The lecture revisits the climate-policy interface and the idea that uncertainty, a product of science, can always be used to keep policy from converging - especially in face of a problem that is VERY long term and that impacts, potentially, wealth. Policy is, however, an important component of the paths to solution. For policy to develop, there needs to be a reason, a motivator, a catalyst. An intuitive motivator for policy is the economic impact of climate change. But economics is a big beast, with long term and short term aspects, and any information on the long term is derived from models, and associated with those models in uncertainty. Therefore, economics is like science, a mixture of knowledge and uncertainty. The models of economics do not have the benefit of a physical foundation; the uncertainties are far larger. Economic considerations do not, in the near term, provide a strong catalyst for the convergence of policy.

The lecture considers the roles of impacts such as heat waves and water resources as motivators for policy. The role of law. These considerations do not, obviously, lead to the convergence of policy. They often lead to the fragmentation of policy, and the fragmentation of policy is, often, an accelerator of policy.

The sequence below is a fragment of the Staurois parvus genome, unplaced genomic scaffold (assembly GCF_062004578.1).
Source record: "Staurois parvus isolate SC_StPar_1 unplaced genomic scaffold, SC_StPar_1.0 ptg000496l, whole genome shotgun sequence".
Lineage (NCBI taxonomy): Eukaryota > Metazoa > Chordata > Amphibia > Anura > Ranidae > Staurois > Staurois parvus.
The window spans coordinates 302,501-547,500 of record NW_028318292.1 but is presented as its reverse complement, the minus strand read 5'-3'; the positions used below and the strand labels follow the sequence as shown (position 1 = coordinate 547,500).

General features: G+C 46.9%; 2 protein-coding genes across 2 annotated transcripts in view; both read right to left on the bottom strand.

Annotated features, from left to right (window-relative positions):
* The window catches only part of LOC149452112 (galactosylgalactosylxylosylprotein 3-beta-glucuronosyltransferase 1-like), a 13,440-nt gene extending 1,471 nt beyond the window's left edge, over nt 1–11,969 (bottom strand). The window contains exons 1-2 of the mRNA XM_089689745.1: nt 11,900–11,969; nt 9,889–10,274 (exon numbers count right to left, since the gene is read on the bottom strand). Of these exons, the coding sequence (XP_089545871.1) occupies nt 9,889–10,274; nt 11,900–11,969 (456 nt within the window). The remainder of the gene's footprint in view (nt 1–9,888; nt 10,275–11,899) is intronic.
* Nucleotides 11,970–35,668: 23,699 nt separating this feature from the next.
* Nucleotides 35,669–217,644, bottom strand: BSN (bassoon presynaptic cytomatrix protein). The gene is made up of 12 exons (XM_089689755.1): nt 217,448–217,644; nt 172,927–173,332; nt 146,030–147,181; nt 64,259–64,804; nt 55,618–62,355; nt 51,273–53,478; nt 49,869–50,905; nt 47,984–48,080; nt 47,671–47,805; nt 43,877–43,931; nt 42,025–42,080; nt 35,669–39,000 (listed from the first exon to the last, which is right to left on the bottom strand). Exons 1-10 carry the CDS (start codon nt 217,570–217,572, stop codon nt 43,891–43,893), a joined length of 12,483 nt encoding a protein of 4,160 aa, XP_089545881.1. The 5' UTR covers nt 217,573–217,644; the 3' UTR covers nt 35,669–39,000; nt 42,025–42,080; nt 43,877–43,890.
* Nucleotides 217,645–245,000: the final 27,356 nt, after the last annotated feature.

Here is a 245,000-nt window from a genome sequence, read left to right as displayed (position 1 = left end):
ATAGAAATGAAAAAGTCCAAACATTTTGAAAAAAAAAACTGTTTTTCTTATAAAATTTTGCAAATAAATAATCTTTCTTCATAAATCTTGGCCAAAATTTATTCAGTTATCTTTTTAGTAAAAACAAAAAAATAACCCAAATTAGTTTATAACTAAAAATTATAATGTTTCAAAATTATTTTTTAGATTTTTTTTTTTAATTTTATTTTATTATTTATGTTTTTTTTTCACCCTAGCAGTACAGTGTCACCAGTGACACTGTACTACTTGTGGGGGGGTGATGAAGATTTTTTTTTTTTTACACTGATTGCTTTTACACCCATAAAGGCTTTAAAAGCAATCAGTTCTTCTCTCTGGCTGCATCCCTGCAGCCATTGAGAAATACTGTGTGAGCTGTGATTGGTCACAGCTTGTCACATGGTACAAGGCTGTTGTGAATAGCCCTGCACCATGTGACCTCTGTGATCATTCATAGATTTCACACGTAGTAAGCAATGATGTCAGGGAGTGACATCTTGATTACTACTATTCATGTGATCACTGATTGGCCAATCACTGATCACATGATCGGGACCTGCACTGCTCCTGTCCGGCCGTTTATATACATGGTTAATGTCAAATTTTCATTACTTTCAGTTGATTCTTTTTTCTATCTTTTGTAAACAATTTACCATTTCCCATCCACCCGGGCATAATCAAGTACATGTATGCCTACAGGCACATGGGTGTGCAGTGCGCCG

With the link of addressing the challenges of climate change to energy and to economic success, connectivity between all of these communities comes from monetary valuation. Hence there is a propensity, in this wealth-centric view of the world, to head towards market-based approaches to the problem. Hence the business community is an essential community in developing paths to solution